|Suh S,Jones KG,Blackwell M,A group 1 intron in the nuclear small subunit rRNA gene of Cryptendoxyla hypophloia, an ascomycetous fungus: Evidence for a new major class of group 1 intronsJ Mol EvolYear: 199948549350010.1007/PL0000649310198116|
|Bhattacharya D,Cannone J,Gutell R,Group 1 intron lateral transfer between red and brown algal ribosomal RNACurr GenetYear: 2001401829010.1007/s00294010022711570520|
|Haugen P,Long-term evolution of the S788 fungal nuclear small subunit rRNA group I intronsRNAYear: 20041071084109610.1261/rna.520270415208444|
|Scott OR,Zhong HY,Shinohara M,LoBuglio KL,Wang CJK,Messenger RNA intron in the nuclear 18S ribosomal RNA gene of deuteromycetesCurr GenetYear: 199323433834210.1007/BF003108968467532|
|Yan Z,Rogers SO,Wang CJK,Assessment of Phialophora species based on ribosomal DNA internal transcribed spacers and morphologyMycologiaYear: 1995871728310.2307/3760949|
|Harris L,Rogers SO,Splicing and evolution of an unusually small group 1 intronCurr GenetYear: 200854421322210.1007/s00294-008-0213-y18777024|
|Chen W,Characterization of a group 1 intron in the nuclear rDNA differentiating Phialophora gregata f. sp. adzukicola from P. gregata f. sp. sojaeMycoscienceYear: 199839327928310.1007/BF02464009|
|Gueidan C,Villasenor CR,de Hoog GS,Gorbushina AA,Untereiner WA,Lutzoni F,A rock-inhabiting ancestor for mutualistic and pathogen-rich fungal lineagesStud MycolYear: 20086111111910.3114/sim.2008.61.1119287533|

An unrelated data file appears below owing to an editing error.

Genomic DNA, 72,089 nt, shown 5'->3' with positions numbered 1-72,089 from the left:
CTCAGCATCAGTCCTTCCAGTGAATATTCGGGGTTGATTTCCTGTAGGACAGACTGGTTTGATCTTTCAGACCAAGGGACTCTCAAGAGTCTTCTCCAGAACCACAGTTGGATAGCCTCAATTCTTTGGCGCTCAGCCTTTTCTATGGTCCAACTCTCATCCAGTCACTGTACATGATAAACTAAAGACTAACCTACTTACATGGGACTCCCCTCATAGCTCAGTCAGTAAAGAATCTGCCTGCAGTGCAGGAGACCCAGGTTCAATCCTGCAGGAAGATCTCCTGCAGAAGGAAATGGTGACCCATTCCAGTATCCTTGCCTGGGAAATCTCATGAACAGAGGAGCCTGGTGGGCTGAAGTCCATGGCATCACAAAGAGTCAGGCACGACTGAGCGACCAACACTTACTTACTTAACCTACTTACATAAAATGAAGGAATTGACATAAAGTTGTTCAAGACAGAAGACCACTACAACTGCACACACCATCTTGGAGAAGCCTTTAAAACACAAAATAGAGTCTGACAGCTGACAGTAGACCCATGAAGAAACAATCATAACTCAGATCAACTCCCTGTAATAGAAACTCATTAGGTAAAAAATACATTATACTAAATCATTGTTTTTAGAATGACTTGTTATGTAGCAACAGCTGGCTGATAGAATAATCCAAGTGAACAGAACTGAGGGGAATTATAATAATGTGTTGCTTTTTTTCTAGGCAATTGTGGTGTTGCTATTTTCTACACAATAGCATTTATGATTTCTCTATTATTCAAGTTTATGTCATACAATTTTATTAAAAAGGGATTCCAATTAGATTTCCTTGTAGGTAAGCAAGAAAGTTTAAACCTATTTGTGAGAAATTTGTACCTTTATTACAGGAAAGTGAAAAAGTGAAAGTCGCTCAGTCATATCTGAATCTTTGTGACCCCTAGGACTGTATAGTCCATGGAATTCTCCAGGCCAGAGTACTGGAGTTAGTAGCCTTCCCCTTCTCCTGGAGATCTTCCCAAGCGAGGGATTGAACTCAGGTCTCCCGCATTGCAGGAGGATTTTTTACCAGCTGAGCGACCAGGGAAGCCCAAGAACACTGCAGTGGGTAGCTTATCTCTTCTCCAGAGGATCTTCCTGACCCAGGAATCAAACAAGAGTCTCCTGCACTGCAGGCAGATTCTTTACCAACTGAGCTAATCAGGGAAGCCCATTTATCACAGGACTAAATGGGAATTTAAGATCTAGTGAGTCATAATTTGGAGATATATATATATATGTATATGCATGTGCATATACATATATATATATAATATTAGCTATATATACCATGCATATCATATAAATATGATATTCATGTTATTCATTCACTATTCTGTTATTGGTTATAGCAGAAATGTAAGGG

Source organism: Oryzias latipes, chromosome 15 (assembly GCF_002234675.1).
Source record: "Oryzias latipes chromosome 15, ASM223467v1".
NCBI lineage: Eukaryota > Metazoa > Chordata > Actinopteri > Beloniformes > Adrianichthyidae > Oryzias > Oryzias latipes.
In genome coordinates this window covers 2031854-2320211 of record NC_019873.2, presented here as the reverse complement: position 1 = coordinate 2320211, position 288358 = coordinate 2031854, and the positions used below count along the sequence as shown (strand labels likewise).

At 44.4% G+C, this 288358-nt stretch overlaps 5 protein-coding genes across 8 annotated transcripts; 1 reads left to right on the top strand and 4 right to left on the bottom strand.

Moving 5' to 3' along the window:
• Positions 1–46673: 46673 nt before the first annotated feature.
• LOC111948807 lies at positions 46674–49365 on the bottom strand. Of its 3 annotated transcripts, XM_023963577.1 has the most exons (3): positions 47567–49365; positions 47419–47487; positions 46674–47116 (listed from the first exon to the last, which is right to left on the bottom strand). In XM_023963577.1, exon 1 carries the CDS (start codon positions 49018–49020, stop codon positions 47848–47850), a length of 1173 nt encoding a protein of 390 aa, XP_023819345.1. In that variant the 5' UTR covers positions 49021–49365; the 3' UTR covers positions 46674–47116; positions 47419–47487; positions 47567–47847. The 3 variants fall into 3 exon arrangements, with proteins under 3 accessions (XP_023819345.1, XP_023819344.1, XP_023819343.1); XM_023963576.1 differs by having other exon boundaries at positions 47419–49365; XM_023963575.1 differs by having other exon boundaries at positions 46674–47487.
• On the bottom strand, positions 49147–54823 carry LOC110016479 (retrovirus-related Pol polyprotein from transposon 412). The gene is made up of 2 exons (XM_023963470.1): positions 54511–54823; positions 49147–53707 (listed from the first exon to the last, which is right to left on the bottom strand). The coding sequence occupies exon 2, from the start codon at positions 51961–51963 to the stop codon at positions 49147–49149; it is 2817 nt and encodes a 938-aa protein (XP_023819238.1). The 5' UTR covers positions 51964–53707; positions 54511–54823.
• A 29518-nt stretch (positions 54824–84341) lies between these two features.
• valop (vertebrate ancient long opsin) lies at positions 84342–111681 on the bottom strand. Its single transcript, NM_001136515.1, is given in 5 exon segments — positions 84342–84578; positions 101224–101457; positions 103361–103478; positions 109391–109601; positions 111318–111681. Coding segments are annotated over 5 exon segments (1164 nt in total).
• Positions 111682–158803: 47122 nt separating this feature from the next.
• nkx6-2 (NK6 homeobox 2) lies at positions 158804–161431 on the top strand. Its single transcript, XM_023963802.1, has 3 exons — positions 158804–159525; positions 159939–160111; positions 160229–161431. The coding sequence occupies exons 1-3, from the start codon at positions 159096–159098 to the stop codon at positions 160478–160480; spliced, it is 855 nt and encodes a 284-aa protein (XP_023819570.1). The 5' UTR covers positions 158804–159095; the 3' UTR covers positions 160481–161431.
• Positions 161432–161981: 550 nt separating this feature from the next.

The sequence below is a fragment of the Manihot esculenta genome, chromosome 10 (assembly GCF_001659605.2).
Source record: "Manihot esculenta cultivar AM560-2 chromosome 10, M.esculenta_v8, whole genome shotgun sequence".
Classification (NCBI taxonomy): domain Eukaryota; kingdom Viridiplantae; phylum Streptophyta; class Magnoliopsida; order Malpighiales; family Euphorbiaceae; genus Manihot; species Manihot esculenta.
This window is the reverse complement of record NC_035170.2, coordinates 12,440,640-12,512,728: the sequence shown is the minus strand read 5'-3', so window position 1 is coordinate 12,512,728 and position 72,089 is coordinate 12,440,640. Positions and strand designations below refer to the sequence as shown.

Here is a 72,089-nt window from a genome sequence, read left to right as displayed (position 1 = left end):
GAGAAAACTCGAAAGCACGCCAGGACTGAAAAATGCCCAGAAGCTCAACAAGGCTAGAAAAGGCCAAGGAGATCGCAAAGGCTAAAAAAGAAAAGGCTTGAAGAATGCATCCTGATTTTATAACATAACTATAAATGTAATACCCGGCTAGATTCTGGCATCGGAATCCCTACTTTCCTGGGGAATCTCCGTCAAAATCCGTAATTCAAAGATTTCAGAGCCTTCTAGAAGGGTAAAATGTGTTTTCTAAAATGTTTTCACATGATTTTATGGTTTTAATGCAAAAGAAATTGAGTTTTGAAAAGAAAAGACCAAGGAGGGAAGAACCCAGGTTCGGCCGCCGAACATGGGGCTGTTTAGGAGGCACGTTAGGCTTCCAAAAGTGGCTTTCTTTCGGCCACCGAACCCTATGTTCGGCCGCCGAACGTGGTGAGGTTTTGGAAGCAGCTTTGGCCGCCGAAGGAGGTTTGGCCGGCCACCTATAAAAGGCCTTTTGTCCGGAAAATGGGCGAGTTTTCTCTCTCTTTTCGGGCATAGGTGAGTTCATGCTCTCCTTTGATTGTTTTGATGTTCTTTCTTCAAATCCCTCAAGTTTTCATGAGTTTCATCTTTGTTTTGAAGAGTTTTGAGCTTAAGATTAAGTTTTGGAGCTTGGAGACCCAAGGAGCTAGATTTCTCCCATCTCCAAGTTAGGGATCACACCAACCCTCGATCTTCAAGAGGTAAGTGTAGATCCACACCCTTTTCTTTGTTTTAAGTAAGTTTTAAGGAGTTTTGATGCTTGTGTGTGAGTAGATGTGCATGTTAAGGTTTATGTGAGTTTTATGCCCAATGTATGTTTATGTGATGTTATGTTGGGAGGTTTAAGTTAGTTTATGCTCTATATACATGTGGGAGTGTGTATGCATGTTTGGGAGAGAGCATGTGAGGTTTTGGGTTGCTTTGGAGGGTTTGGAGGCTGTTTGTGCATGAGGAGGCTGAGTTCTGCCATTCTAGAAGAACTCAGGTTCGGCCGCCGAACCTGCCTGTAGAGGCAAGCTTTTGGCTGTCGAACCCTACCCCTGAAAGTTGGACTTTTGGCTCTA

|Burke JM,Molecular genetics of group 1 introns: RNA structures and protein factors required for splicing--a reviewGeneYear: 198873227329410.1016/0378-1119(88)90493-33072260|
|Michel F,Westhof E,Modelling of the three-dimensional architecture of group 1 catalytic introns based on comparative sequence analysisJ Mol BiolYear: 199021658561010.1016/0022-2836(90)90386-Z2258934|
|Dujon B,Group 1 introns as mobile genetic elements: Facts and mechanistic speculations -- a review*GeneYear: 19898219111410.1016/0378-1119(89)90034-62555264|
|Jurica MS,Stoddard BL,Homing endonucleases: structure, function and evolutionCell Mol Life SciYear: 199955101304132610.1007/s00018005037210487208|
|Brett SC,Barry LS,Homing endonucleases: structural and functional insight into the catalysts of intron/intein mobilityNucleic Acids ResYear: 200129183757377410.1093/nar/29.18.375711557808|
|Woodson SA,Cech TR,Reverse self-splicing of the Tetrahymena group 1 intron: Implication for the directionality of splicing and for intron transpositionCellYear: 198957233534510.1016/0092-8674(89)90971-92702692|
|Roman J,Woodson SA,Reverse splicing of the Tetrahymena IVS: evidence for multiple reaction sites in the 23S rRNARNAYear: 199514784907489509|